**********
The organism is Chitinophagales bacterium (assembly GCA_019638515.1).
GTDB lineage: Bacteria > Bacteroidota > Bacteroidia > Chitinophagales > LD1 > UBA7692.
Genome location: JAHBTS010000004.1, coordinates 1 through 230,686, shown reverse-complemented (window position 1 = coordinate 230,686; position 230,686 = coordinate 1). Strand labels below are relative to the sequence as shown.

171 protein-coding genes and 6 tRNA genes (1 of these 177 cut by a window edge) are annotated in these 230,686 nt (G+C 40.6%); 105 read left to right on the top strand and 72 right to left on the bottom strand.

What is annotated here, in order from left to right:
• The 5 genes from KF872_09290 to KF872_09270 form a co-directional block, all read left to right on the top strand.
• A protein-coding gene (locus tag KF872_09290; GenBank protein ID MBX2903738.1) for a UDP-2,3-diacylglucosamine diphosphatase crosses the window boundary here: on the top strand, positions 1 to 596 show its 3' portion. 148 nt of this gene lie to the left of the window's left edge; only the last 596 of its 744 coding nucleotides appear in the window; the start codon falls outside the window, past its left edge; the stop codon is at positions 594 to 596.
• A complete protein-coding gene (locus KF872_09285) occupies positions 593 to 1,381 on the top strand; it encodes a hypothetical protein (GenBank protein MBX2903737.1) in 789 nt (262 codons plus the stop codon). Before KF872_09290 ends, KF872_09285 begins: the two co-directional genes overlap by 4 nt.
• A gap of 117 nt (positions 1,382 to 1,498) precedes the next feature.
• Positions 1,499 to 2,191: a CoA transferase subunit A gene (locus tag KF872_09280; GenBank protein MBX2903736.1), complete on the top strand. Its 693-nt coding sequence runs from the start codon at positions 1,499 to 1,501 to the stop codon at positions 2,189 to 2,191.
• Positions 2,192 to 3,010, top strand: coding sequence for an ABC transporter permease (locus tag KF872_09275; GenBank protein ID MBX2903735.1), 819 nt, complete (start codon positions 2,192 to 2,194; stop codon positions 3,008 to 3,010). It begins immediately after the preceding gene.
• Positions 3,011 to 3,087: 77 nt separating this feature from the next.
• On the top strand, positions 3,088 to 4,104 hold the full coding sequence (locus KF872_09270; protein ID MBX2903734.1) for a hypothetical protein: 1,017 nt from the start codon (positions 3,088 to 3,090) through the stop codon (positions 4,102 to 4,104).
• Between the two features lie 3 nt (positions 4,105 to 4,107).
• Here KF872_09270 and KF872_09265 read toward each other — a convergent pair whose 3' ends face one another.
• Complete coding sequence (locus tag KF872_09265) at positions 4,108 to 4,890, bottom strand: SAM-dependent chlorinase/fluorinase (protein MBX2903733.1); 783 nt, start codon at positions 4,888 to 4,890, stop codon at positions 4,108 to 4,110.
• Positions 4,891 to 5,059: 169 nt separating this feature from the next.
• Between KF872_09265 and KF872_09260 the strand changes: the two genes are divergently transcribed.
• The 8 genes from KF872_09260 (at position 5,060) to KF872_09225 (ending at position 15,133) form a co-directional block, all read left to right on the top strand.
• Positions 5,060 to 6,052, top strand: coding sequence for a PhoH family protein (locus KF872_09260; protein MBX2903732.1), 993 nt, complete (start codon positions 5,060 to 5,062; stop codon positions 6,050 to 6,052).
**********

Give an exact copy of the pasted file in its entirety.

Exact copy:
The organism is Chitinophagales bacterium (assembly GCA_019638515.1).
GTDB lineage: Bacteria > Bacteroidota > Bacteroidia > Chitinophagales > LD1 > UBA7692.
Genome location: JAHBTS010000004.1, coordinates 1 through 230,686, shown reverse-complemented (window position 1 = coordinate 230,686; position 230,686 = coordinate 1). Strand labels below are relative to the sequence as shown.

171 protein-coding genes and 6 tRNA genes (1 of these 177 cut by a window edge) are annotated in these 230,686 nt (G+C 40.6%); 105 read left to right on the top strand and 72 right to left on the bottom strand.

What is annotated here, in order from left to right:
• The 5 genes from KF872_09290 to KF872_09270 form a co-directional block, all read left to right on the top strand.
• A protein-coding gene (locus tag KF872_09290; GenBank protein ID MBX2903738.1) for a UDP-2,3-diacylglucosamine diphosphatase crosses the window boundary here: on the top strand, positions 1 to 596 show its 3' portion. 148 nt of this gene lie to the left of the window's left edge; only the last 596 of its 744 coding nucleotides appear in the window; the start codon falls outside the window, past its left edge; the stop codon is at positions 594 to 596.
• A complete protein-coding gene (locus KF872_09285) occupies positions 593 to 1,381 on the top strand; it encodes a hypothetical protein (GenBank protein MBX2903737.1) in 789 nt (262 codons plus the stop codon). Before KF872_09290 ends, KF872_09285 begins: the two co-directional genes overlap by 4 nt.
• A gap of 117 nt (positions 1,382 to 1,498) precedes the next feature.
• Positions 1,499 to 2,191: a CoA transferase subunit A gene (locus tag KF872_09280; GenBank protein MBX2903736.1), complete on the top strand. Its 693-nt coding sequence runs from the start codon at positions 1,499 to 1,501 to the stop codon at positions 2,189 to 2,191.
• Positions 2,192 to 3,010, top strand: coding sequence for an ABC transporter permease (locus tag KF872_09275; GenBank protein ID MBX2903735.1), 819 nt, complete (start codon positions 2,192 to 2,194; stop codon positions 3,008 to 3,010). It begins immediately after the preceding gene.
• Positions 3,011 to 3,087: 77 nt separating this feature from the next.
• On the top strand, positions 3,088 to 4,104 hold the full coding sequence (locus KF872_09270; protein ID MBX2903734.1) for a hypothetical protein: 1,017 nt from the start codon (positions 3,088 to 3,090) through the stop codon (positions 4,102 to 4,104).
• Between the two features lie 3 nt (positions 4,105 to 4,107).
• Here KF872_09270 and KF872_09265 read toward each other — a convergent pair whose 3' ends face one another.
• Complete coding sequence (locus tag KF872_09265) at positions 4,108 to 4,890, bottom strand: SAM-dependent chlorinase/fluorinase (protein MBX2903733.1); 783 nt, start codon at positions 4,888 to 4,890, stop codon at positions 4,108 to 4,110.
• Positions 4,891 to 5,059: 169 nt separating this feature from the next.
• Between KF872_09265 and KF872_09260 the strand changes: the two genes are divergently transcribed.
• The 8 genes from KF872_09260 (at position 5,060) to KF872_09225 (ending at position 15,133) form a co-directional block, all read left to right on the top strand.
• Positions 5,060 to 6,052, top strand: coding sequence for a PhoH family protein (locus KF872_09260; protein MBX2903732.1), 993 nt, complete (start codon positions 5,060 to 5,062; stop codon positions 6,050 to 6,052).